Welcome to the University of Michigan Aphasia Program! (UMAP)
For more than 80 years, people have come from around the world to receive the highly individualized, innovative, and intensive aphasia therapy the U-M Aphasia Program (UMAP) is known for.
We’ve heard it many times: you didn’t ask to be part of this club.
Yet, here you are. It’s frightening to be thrust into this world of post-injury or post-stroke language recovery, but you’re not alone. The University of Michigan Aphasia Program (UMAP) provides intensive speech and language therapy for people with language disorders after a stroke, brain injury, illness, or other neurological disorder.
We’re here to help you. We work with you to develop communication skills that work for your life (using the Life Participation Approach to Aphasia recovery, as well as other methods and therapies). We also offer a caregiver component to our therapy and encourage caregivers to be involved in therapy so the skills you learn here can continue at home.
If that sounds like what you or your loved one needs, consider our program your next step.
"It seems to me that the concentrated month-long therapy is very effective.
I would highly recommend this program."
Our program does more than just focus on the effects of aphasia — and it sets us apart.
When you are affected by aphasia, the world can be a lonely place. Things that were once familiar are foreign. Something that once came easy to you, like answering a yes-or-no question or making a phone call can be overwhelming and frustrating. After nearly a century of working with those with aphasia, we understand that. The aphasia program focus isn't just language recovery following a stroke or head injury.
Our program is structured to treat the whole person through our unique intensive, individualized, and innovative care. We also use a Life Participation Approach to Aphasia (LPAA) to focus on building applicable skills in individual, group, and real-world interactions.
You will meet others like you, with similar challenges and inspiring triumphs. The U-M Aphasia Program focuses on helping you find meaningful ways to communicate after a stroke, head injury, or illness.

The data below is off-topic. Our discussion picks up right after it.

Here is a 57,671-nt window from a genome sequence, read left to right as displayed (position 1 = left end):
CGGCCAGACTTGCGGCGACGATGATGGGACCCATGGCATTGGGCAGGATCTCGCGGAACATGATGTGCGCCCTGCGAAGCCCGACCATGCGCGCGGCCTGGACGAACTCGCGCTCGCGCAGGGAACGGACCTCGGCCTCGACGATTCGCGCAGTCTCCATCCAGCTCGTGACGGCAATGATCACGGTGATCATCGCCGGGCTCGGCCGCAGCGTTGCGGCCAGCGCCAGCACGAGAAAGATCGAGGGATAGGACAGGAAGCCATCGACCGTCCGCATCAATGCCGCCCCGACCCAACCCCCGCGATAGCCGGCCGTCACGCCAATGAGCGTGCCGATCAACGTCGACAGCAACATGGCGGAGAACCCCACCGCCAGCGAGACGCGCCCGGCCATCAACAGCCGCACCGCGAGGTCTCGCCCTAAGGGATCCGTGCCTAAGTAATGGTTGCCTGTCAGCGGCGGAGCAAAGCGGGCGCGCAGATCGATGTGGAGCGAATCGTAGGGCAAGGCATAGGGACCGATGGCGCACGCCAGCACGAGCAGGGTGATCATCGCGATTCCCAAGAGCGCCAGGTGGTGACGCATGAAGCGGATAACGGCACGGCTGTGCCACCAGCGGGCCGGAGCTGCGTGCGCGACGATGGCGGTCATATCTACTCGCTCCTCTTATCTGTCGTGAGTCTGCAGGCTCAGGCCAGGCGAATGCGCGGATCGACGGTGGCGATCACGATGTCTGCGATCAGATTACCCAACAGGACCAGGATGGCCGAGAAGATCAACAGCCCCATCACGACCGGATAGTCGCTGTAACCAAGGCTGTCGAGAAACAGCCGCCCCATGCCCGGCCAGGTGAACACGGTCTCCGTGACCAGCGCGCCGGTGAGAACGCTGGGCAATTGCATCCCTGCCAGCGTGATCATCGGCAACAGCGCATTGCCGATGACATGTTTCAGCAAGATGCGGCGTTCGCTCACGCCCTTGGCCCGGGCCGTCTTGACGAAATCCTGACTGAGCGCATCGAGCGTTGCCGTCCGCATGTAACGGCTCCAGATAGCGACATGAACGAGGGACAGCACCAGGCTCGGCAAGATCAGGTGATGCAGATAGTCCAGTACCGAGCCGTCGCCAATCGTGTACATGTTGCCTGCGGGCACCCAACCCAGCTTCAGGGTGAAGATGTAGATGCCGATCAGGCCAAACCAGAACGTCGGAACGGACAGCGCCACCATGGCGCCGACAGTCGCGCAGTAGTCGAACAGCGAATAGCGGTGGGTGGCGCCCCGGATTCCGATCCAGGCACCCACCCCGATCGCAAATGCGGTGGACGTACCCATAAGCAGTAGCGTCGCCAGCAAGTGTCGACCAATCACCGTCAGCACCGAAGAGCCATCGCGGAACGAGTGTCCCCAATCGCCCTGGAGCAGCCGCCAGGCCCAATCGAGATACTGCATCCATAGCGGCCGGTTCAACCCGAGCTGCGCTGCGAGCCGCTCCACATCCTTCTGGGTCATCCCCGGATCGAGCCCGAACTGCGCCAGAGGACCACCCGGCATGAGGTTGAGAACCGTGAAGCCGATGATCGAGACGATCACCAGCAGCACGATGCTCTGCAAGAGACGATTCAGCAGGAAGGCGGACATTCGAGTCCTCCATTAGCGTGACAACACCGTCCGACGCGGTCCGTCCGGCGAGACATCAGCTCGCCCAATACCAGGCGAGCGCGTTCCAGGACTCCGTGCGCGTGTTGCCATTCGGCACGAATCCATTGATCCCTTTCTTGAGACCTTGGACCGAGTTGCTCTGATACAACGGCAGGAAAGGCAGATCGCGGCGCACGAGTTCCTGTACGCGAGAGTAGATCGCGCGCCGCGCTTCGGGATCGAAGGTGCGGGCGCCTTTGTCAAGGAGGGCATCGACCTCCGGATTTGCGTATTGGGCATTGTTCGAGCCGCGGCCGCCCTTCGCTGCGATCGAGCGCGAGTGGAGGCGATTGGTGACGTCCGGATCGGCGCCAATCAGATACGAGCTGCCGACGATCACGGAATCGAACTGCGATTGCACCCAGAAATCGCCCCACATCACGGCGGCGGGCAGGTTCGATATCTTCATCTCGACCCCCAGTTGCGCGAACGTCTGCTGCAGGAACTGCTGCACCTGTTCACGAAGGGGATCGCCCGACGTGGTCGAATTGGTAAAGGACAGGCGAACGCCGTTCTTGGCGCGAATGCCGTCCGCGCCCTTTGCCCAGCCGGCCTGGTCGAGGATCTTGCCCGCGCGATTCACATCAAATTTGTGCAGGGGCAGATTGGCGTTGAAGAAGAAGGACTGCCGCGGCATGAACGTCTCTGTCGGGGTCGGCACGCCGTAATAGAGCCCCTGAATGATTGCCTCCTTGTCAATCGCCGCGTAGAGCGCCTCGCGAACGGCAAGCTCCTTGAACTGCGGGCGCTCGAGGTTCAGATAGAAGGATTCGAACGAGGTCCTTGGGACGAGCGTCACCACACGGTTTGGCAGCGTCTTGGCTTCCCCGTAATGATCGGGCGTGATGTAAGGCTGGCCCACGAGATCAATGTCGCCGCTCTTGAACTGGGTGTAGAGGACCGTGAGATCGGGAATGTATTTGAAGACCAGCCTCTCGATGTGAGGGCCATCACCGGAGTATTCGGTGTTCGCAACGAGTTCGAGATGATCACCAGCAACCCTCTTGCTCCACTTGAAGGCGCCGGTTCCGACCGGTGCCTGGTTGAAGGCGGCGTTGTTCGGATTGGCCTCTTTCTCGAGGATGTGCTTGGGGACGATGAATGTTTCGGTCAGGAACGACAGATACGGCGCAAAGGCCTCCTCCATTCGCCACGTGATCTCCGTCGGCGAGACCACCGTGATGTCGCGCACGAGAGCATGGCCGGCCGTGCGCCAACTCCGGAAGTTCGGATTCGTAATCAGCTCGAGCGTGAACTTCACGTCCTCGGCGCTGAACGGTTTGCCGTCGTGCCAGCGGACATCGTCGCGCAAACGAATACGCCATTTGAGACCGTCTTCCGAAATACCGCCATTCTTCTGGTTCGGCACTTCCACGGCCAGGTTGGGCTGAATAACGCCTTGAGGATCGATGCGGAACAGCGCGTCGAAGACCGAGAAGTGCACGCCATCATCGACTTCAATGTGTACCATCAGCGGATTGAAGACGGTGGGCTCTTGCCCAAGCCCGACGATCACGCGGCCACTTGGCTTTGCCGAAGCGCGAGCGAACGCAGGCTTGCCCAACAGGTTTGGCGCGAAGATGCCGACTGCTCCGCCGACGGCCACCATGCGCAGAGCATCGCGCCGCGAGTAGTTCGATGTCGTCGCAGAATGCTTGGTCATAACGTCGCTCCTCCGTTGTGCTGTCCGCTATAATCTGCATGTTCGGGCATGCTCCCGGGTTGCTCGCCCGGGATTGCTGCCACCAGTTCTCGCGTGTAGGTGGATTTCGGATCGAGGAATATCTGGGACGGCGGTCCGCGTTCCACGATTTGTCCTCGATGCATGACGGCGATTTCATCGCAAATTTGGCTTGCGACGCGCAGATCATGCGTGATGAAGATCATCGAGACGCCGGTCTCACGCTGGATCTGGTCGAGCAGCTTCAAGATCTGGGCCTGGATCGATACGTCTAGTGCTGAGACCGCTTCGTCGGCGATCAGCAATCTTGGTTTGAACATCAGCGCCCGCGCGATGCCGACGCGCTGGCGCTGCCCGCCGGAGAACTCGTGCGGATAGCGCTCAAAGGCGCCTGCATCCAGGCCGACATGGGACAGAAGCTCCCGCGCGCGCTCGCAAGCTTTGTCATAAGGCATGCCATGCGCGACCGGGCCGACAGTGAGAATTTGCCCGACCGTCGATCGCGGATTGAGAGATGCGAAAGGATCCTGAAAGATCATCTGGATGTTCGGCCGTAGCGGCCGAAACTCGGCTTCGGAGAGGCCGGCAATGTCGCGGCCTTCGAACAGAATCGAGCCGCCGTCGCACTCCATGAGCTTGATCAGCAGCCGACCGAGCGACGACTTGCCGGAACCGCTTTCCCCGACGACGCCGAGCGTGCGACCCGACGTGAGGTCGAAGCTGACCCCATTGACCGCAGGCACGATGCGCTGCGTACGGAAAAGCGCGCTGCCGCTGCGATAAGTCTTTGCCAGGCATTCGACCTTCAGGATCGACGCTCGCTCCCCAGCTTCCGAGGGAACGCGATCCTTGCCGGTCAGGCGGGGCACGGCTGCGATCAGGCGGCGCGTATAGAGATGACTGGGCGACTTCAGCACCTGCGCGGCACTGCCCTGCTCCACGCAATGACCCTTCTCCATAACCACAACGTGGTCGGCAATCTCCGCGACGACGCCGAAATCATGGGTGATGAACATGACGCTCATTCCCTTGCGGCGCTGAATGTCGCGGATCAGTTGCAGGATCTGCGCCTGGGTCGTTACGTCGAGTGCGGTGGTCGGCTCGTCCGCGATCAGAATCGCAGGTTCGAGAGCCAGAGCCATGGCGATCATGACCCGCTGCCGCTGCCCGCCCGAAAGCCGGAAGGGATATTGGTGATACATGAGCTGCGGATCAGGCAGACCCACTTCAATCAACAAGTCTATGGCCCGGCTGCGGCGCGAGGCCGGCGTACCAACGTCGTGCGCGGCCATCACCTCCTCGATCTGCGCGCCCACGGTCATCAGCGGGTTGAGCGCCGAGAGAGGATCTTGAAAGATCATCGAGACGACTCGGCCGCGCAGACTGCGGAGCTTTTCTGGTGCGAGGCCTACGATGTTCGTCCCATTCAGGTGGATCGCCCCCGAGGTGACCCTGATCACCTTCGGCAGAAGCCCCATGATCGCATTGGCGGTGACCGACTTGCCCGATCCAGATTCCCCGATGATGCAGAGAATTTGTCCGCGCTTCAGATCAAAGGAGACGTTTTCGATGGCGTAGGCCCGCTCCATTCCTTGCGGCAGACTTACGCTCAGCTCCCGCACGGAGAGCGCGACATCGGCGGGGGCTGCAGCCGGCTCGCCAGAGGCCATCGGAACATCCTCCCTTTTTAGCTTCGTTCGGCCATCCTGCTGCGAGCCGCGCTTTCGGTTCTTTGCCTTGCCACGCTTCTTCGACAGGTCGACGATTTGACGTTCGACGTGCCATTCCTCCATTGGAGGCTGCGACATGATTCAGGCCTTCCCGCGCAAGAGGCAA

"This is an excellent program. Every staff member we dealt with was well trained, knowledgeable, personable and caring. We became very fond of everyone on staff. They will always hold a special place in our hearts for the wonderful treatment we received."
About the Program
Our intensive therapy can result in significant improvement in communication skills over time.
While each client is different, we have seen improvement occur regardless of severity, type of aphasia (those with global aphasia also respond positively to intensive therapy), education, age, or stage of recovery.
For more on client outcomes, see: UMAP Client Data and Gains
What to Expect
UMAP is one of a few clinical service programs around the country to offer an intensive speech-language therapy session that combines individual, group, and computer/tech work, exemplifying the Life Participation Approach. Caregivers are encouraged to participate in sessions and social activities, as well as weekly educational seminars and a support group.
We are the original ICAP and remain to be a model for other ICAPs - Intensive Comprehensive Aphasia Programs. An ICAP designation means a program provides a level of care that sets it apart from other approaches to speech language therapy for aphasia therapy.
Outcome Data, Client Stories, and Next Steps
Client Data: Significant Gains
Many potential clients and their care partners wonder: is intensive speech language therapy effective? Progress depends on a variety of factors such as the type of aphasia (Wernicke's, Broca's, etc.), the time since onset, age, and others.
However, on average, UMAP clients showed significant gains.
In Their Words: Aphasia Stories
Our clients are an amazing group of individuals. Everyone who comes to the U-M Aphasia Program has a different story, different goals, and a different approach to their aphasia recovery, which is why our individualized approach is so important. That said, they all have one thing in common: resilience.